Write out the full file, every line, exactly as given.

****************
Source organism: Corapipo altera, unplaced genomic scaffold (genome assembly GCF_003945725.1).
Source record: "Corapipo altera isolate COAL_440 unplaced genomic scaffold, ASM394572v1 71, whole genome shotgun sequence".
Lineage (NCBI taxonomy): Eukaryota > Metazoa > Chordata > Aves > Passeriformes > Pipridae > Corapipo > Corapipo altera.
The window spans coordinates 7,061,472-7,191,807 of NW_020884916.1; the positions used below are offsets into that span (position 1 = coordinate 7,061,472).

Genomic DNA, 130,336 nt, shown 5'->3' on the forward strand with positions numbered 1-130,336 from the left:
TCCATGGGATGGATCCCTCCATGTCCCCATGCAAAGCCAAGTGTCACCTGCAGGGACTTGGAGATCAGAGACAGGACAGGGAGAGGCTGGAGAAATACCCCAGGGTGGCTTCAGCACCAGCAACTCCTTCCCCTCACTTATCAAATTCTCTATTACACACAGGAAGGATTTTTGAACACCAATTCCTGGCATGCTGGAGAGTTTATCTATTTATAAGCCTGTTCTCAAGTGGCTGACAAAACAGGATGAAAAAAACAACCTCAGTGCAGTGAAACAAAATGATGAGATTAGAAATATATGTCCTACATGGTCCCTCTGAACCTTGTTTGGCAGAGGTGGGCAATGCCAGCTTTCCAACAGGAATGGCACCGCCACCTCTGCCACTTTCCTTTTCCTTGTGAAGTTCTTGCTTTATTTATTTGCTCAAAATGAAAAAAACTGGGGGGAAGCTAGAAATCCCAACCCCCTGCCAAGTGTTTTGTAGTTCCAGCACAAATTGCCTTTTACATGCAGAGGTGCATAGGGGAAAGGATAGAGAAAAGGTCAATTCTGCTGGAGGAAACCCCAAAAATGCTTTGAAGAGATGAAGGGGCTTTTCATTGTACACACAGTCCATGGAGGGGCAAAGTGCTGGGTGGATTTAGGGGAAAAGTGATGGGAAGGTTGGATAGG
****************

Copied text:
Source organism: Corapipo altera, unplaced genomic scaffold (genome assembly GCF_003945725.1).
Source record: "Corapipo altera isolate COAL_440 unplaced genomic scaffold, ASM394572v1 71, whole genome shotgun sequence".
Lineage (NCBI taxonomy): Eukaryota > Metazoa > Chordata > Aves > Passeriformes > Pipridae > Corapipo > Corapipo altera.
The window spans coordinates 7,061,472-7,191,807 of NW_020884916.1; the positions used below are offsets into that span (position 1 = coordinate 7,061,472).

Genomic DNA, 130,336 nt, shown 5'->3' on the forward strand with positions numbered 1-130,336 from the left:
TCCATGGGATGGATCCCTCCATGTCCCCATGCAAAGCCAAGTGTCACCTGCAGGGACTTGGAGATCAGAGACAGGACAGGGAGAGGCTGGAGAAATACCCCAGGGTGGCTTCAGCACCAGCAACTCCTTCCCCTCACTTATCAAATTCTCTATTACACACAGGAAGGATTTTTGAACACCAATTCCTGGCATGCTGGAGAGTTTATCTATTTATAAGCCTGTTCTCAAGTGGCTGACAAAACAGGATGAAAAAAACAACCTCAGTGCAGTGAAACAAAATGATGAGATTAGAAATATATGTCCTACATGGTCCCTCTGAACCTTGTTTGGCAGAGGTGGGCAATGCCAGCTTTCCAACAGGAATGGCACCGCCACCTCTGCCACTTTCCTTTTCCTTGTGAAGTTCTTGCTTTATTTATTTGCTCAAAATGAAAAAAACTGGGGGGAAGCTAGAAATCCCAACCCCCTGCCAAGTGTTTTGTAGTTCCAGCACAAATTGCCTTTTACATGCAGAGGTGCATAGGGGAAAGGATAGAGAAAAGGTCAATTCTGCTGGAGGAAACCCCAAAAATGCTTTGAAGAGATGAAGGGGCTTTTCATTGTACACACAGTCCATGGAGGGGCAAAGTGCTGGGTGGATTTAGGGGAAAAGTGATGGGAAGGTTGGATAGG